So if you are donating blood in any fashion to your hospital blood bank, to the fetus that's in your womb, to heavy menstrual bleeding, then you are at much higher risk of restless legs. And you may need your iron level bumped up, whatever it means, so the treatments can be a little more effective.
And then the physician should ask you what medications, including over-the-counter medications you take, because over-the-counter antihistamines and many antidepressants actually make restless legs worse. And, of course, restless legs tends to lower moods, so people tend to get on antidepressants, so we have a vicious circle there.
Interviewer: Is there a cure for restless legs syndrome, or can you just manage it as best you can?
Dr. Jones: Not only is there no cure, but it's very easy for physicians to make restless legs worse. Prescribing a category of medication called dopamine agonist, it slowly makes the brain have even more restless legs, which requires higher doses which makes the legs worse. And this can take a long, long time to resolve after stopping the dopamine agonist. So rule number one is do not, with all due respect, do not let your primary care provider try to treat this. This really is a complicated, difficult sleep medicine problem, and you should go to a sleep center that has experience with restless legs.
Interviewer: And out of the patients that you see with restless legs syndrome, what percentage find some relief?
Dr. Jones: Well, I think most people find some relief early on in treatment. But again, the best medications we have gradually make the symptoms worse. And when those medications fail, the backup are opioid drugs, and those are potentially addicting. They can cause shallower breathing in sleep. And so, again, you have to be working with a sleep center that understands these things and will keep you safe.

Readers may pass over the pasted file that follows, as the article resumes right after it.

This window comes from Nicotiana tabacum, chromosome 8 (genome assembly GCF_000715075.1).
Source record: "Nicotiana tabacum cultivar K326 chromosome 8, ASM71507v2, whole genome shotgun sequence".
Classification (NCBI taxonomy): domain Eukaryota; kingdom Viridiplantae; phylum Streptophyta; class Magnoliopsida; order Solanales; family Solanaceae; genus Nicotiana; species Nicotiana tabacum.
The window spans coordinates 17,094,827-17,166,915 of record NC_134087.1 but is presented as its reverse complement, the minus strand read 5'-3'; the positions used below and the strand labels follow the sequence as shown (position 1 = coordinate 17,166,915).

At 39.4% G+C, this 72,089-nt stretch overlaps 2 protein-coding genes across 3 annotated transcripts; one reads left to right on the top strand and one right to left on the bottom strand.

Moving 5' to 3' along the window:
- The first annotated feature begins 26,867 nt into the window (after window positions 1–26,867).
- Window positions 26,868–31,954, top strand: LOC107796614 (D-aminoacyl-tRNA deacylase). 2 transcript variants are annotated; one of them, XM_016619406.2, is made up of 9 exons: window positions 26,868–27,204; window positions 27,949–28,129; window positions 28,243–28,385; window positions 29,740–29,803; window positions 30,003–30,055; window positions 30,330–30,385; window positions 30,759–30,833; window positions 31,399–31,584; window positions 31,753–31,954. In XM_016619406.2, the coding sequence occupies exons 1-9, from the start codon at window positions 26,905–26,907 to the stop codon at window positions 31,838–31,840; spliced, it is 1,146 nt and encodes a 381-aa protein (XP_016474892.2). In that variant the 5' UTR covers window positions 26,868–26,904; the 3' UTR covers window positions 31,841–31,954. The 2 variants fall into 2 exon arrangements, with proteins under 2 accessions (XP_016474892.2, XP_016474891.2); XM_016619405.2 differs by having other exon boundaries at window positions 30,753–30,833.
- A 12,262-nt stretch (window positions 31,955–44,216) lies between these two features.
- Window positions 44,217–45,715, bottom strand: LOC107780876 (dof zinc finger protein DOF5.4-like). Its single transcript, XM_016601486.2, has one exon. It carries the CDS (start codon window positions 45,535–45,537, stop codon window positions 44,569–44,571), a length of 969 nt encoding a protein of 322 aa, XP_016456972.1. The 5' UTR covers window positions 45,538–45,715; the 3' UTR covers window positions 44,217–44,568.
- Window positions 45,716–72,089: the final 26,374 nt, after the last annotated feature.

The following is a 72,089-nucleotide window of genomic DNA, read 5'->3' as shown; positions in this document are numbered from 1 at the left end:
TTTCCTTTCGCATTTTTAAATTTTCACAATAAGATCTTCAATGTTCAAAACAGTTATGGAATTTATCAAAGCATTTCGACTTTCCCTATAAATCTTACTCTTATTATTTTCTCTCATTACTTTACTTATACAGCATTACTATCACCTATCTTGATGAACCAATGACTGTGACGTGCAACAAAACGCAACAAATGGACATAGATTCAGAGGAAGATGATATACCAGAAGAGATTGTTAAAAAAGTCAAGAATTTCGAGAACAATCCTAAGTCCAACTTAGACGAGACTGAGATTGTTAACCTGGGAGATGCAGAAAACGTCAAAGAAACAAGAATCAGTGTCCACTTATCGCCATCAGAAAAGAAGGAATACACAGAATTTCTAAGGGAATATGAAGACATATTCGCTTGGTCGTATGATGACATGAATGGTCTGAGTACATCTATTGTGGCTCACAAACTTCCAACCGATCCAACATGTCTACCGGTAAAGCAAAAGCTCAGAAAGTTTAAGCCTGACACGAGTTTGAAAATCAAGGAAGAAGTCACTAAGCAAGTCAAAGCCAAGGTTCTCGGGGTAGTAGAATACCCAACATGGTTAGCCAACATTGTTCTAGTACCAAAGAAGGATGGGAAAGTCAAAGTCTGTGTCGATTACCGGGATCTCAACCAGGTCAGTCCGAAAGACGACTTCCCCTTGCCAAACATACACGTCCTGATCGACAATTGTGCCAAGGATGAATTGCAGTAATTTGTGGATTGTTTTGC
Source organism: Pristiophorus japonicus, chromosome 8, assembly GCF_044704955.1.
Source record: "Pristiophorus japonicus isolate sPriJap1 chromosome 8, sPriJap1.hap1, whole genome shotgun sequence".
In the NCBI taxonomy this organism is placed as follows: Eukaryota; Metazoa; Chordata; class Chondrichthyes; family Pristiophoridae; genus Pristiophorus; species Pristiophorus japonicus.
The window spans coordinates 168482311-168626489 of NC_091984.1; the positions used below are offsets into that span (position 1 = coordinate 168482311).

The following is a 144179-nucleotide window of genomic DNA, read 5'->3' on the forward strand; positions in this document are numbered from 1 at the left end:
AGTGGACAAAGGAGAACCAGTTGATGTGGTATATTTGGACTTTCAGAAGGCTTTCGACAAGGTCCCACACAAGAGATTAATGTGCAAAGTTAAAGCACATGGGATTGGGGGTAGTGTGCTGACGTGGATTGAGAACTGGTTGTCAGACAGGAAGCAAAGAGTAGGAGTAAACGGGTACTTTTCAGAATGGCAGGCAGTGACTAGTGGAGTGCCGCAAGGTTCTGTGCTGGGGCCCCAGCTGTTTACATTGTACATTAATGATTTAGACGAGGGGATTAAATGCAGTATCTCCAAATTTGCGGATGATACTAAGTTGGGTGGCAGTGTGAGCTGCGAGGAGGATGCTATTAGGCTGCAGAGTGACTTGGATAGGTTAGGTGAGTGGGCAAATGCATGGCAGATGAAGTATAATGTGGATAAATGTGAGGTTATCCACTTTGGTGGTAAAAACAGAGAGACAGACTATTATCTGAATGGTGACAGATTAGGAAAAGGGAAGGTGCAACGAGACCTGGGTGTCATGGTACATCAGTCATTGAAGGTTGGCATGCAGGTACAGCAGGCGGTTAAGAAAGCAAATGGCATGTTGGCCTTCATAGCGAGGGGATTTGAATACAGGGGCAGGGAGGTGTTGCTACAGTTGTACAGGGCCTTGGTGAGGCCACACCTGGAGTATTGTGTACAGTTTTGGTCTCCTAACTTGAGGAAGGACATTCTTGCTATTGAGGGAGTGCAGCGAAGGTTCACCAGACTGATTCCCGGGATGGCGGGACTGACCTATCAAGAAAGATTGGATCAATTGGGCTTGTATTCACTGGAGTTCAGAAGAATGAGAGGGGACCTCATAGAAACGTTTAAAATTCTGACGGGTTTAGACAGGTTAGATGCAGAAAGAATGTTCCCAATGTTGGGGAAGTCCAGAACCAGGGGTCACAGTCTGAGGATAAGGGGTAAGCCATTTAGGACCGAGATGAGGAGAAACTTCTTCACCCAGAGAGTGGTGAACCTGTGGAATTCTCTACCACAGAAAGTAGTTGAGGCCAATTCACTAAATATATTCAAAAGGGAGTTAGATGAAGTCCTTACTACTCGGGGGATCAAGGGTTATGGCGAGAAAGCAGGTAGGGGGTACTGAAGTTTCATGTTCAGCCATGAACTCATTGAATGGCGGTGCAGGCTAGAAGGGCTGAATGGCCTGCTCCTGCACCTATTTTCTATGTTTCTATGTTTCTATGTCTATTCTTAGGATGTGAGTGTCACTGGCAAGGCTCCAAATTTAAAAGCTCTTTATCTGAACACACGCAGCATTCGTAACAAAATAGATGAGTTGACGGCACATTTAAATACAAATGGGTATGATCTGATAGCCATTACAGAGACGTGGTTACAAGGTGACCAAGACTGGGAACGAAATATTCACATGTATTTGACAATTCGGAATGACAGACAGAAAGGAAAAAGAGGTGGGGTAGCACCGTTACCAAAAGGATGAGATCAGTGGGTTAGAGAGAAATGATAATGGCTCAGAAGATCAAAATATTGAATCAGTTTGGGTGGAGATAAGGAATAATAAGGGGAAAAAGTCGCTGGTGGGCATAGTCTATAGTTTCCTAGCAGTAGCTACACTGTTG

Interviewer: And we still, I'm going to try you one more time. We don't know what causes this.
Dr. Jones: There's only been one genetic alteration that's strongly related to restless legs, but we do not have right now as a clear picture of all the genetics of restless legs and how that might inform a more fundamental cure for this.
Interviewer: And do we know if it's neurological or physical?
Dr. Jones: This is definitely neurological, and it's been linked in mice to a part of the brain where dopamine and leg movements are coordinated.
Interviewer: So after you see a sleep specialist and they are able to help you manage your restless legs, if you're still encountering insomnia, what should you do at that point?
Dr. Jones: At that point, you may well have a learned chronic insomnia, and cognitive behavioral therapy for insomnia is far and away the cheapest, the safest, and really the most effective over the long term. Unfortunately, there are not very many cognitive behavioral therapists for insomnia out there so you have to hunt around for a sleep center that has one.
updated: April 13, 2022
originally published: May 3, 2017